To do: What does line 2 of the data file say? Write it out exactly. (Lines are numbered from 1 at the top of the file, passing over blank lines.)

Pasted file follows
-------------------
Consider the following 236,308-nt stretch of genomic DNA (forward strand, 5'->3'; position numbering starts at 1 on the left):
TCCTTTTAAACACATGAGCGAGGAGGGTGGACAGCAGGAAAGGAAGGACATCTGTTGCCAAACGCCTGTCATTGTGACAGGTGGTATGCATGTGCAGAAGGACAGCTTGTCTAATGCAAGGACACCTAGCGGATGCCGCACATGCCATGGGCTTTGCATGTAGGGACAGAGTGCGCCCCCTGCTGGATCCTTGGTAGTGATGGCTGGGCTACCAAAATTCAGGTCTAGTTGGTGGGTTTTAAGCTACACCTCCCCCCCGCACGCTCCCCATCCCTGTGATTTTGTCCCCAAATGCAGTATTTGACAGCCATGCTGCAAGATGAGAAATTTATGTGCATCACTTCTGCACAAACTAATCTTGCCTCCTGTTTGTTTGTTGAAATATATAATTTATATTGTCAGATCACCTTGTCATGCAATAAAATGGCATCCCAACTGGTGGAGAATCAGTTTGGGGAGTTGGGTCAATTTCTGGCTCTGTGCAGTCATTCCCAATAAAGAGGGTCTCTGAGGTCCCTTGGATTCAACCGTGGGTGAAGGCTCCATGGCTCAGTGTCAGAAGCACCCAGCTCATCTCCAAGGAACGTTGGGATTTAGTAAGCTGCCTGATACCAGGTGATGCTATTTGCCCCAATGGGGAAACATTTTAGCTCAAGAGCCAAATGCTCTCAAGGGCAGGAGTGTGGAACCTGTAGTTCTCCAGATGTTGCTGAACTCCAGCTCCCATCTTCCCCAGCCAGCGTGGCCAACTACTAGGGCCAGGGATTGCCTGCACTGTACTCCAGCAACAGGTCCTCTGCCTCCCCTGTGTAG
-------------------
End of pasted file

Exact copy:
TCCTTTTAAACACATGAGCGAGGAGGGTGGACAGCAGGAAAGGAAGGACATCTGTTGCCAAACGCCTGTCATTGTGACAGGTGGTATGCATGTGCAGAAGGACAGCTTGTCTAATGCAAGGACACCTAGCGGATGCCGCACATGCCATGGGCTTTGCATGTAGGGACAGAGTGCGCCCCCTGCTGGATCCTTGGTAGTGATGGCTGGGCTACCAAAATTCAGGTCTAGTTGGTGGGTTTTAAGCTACACCTCCCCCCCGCACGCTCCCCATCCCTGTGATTTTGTCCCCAAATGCAGTATTTGACAGCCATGCTGCAAGATGAGAAATTTATGTGCATCACTTCTGCACAAACTAATCTTGCCTCCTGTTTGTTTGTTGAAATATATAATTTATATTGTCAGATCACCTTGTCATGCAATAAAATGGCATCCCAACTGGTGGAGAATCAGTTTGGGGAGTTGGGTCAATTTCTGGCTCTGTGCAGTCATTCCCAATAAAGAGGGTCTCTGAGGTCCCTTGGATTCAACCGTGGGTGAAGGCTCCATGGCTCAGTGTCAGAAGCACCCAGCTCATCTCCAAGGAACGTTGGGATTTAGTAAGCTGCCTGATACCAGGTGATGCTATTTGCCCCAATGGGGAAACATTTTAGCTCAAGAGCCAAATGCTCTCAAGGGCAGGAGTGTGGAACCTGTAGTTCTCCAGATGTTGCTGAACTCCAGCTCCCATCTTCCCCAGCCAGCGTGGCCAACTACTAGGGCCAGGGATTGCCTGCACTGTACTCCAGCAACAGGTCCTCTGCCTCCCCTGTGTAG